Mistakes, Myths and Other Shoddy Genealogies

It is a long road we travel when we begin our search for our long lost ancestors and it sometimes can get very lonely and very frustrating. One must be very careful and not fall into the ‘same name syndrome’ trap which happens so often., if you find yourself with a brick wall you should evaluate what you have and perhaps turn back and find another fork in that road to follow. In other words if you find yourself in a hole, stop digging.

Long ago, before the internet, there were the ancestral files from the LDS Libray that were rife with errors, and they were ‘unfixable’ — they could not be changed.  You could submit a corrected version and they would keep that file but the old one was there to stay and for many people to copy the same mistakes over and over again.

Today we have dozens of versions of the old LDS ancestral files and so the mistakes in the family trees can be multiplied by the dozens of different versions. They are fixable, if you have a tree posted you can simply edit out your mistakes, if you have a website that contains errors you simply delete them.

Ancestry is a wonderful site and sometimes you might get lucky and find a rare family tree that is thoroughly sourced and documented, but oh my, the rest of them.  It is like a giant snowball rolling down the hill collecting mistakes as it goes along.

How many times have you written to someone who has ‘attached’ your gggg-grandfather to their tree with the wrong parents and sometimes with the wrong wife? Did they thank you and ‘fix’ their tree? If it was anything like my experiences the answer is probably not. I have found that I can send documented evidence; deeds, wills, census record, pictures, etc., and, well, they are just not going to give up grandpa, they’ve become attached to him and his family.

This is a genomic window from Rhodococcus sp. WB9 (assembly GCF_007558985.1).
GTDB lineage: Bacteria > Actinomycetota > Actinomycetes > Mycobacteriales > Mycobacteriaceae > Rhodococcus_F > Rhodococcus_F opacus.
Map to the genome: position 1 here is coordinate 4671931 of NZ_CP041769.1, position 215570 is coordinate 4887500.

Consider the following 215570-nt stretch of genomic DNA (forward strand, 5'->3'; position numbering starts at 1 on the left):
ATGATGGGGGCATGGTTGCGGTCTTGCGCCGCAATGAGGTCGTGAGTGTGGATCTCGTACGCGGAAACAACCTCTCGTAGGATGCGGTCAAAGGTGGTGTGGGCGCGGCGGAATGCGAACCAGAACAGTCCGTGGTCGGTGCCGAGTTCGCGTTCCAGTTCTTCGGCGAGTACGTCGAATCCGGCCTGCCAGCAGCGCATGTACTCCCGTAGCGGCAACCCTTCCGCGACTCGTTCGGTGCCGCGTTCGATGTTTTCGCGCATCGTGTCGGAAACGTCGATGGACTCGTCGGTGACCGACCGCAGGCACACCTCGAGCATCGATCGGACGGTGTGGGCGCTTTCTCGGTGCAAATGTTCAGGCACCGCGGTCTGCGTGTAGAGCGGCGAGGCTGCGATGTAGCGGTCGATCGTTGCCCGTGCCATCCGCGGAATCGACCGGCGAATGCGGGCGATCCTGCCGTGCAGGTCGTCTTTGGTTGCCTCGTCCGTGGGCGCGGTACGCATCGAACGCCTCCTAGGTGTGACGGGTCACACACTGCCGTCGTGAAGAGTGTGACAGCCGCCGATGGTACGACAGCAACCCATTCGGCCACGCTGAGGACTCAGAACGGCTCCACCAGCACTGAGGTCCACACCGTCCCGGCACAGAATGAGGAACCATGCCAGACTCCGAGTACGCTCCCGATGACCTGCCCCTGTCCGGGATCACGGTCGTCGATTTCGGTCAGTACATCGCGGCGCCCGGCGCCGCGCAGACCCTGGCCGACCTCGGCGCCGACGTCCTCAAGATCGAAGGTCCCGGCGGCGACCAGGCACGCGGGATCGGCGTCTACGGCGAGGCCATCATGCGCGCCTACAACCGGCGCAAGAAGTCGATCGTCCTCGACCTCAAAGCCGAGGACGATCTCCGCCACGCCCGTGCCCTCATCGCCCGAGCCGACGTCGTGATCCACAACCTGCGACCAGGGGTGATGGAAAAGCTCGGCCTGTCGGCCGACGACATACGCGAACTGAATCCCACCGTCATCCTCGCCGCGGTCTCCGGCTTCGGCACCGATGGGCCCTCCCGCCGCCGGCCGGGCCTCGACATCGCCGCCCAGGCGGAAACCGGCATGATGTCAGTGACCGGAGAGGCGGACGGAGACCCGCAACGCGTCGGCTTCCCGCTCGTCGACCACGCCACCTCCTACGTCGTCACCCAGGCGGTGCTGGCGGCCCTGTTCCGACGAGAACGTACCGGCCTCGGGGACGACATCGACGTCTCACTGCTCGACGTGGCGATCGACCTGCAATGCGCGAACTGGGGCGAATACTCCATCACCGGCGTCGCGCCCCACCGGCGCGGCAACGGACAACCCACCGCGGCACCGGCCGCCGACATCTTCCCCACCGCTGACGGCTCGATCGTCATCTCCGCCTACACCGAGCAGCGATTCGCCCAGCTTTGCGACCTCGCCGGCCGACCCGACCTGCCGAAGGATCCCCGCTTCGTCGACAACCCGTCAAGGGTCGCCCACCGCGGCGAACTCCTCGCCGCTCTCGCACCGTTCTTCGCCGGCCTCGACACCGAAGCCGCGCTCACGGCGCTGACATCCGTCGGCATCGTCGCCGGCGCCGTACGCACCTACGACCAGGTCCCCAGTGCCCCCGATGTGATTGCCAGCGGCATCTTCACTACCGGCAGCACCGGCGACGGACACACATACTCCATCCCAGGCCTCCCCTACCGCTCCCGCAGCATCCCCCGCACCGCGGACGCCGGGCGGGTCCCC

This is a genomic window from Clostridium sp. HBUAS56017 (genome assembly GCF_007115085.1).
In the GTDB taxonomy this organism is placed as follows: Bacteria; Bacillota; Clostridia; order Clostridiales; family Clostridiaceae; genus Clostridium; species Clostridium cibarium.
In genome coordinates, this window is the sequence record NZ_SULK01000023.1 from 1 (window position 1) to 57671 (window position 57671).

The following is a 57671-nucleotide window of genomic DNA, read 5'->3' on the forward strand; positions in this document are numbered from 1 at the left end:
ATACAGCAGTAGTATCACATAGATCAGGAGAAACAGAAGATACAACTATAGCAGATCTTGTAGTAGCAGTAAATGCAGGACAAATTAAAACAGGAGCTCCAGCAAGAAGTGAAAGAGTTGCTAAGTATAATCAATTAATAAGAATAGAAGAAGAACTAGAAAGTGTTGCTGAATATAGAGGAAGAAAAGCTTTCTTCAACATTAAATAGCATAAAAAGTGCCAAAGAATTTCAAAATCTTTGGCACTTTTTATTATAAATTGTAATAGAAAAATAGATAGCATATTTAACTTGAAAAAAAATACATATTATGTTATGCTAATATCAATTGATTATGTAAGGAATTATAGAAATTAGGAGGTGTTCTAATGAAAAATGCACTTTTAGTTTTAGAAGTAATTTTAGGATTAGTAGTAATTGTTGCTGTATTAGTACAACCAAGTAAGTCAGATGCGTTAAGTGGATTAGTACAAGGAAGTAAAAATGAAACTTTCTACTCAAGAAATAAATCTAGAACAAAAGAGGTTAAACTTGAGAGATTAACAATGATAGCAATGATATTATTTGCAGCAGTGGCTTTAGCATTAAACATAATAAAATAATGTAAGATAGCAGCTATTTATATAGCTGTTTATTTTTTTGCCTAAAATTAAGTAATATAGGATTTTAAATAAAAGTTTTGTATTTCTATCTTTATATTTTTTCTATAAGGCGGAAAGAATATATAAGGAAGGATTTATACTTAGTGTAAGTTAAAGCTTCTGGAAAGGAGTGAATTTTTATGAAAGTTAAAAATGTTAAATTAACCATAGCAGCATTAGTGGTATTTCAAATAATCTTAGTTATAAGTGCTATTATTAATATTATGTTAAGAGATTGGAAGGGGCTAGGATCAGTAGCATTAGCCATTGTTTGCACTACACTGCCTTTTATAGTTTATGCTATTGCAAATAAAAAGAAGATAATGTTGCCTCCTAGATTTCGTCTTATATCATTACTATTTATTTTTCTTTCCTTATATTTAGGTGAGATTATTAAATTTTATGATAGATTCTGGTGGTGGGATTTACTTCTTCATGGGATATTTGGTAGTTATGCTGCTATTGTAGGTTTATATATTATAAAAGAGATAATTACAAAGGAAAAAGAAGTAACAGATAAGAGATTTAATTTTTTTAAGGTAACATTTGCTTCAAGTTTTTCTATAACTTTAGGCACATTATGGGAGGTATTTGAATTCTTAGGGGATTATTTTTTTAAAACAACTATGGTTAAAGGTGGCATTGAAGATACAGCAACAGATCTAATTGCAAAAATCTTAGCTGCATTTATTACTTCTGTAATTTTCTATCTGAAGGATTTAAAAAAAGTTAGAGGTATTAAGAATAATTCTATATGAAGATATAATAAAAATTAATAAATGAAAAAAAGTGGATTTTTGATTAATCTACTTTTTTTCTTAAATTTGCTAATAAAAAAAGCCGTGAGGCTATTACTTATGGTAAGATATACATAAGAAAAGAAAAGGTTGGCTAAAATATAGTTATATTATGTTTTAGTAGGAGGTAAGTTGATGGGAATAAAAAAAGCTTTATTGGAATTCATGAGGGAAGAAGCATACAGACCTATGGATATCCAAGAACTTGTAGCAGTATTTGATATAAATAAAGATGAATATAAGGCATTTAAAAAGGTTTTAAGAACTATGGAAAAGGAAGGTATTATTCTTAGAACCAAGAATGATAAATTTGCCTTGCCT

Then there are the people who have sent out the wrong information to dozens and dozens of people, or published it in their book, think they are going to admit they were wrong? Would you buy their next book if the first one was rife with errors?

We find these genealogies published online and the author may have published several books, been given numerous awards for their research, etc., but who is doing the fact checking before it is published?  Or after it is published? Do you think the morons handing out these awards without doing any fact checking are going to take back the awards? There are no *Gene Police* and no one is monitoring this shoddy genealogy.

That is what this blog is about. I will be publishing many of the ‘mistaken genealogies’ I have found, mostly dealing with Melungeon and Melungeon related families, working on others, and will try to point researchers in the right directions. If you have someone who has ‘stolen’ your grandpa or grandma let me hear from you. If you would like to join me in trying to untangle these balls of confusion, I can always use a hand.

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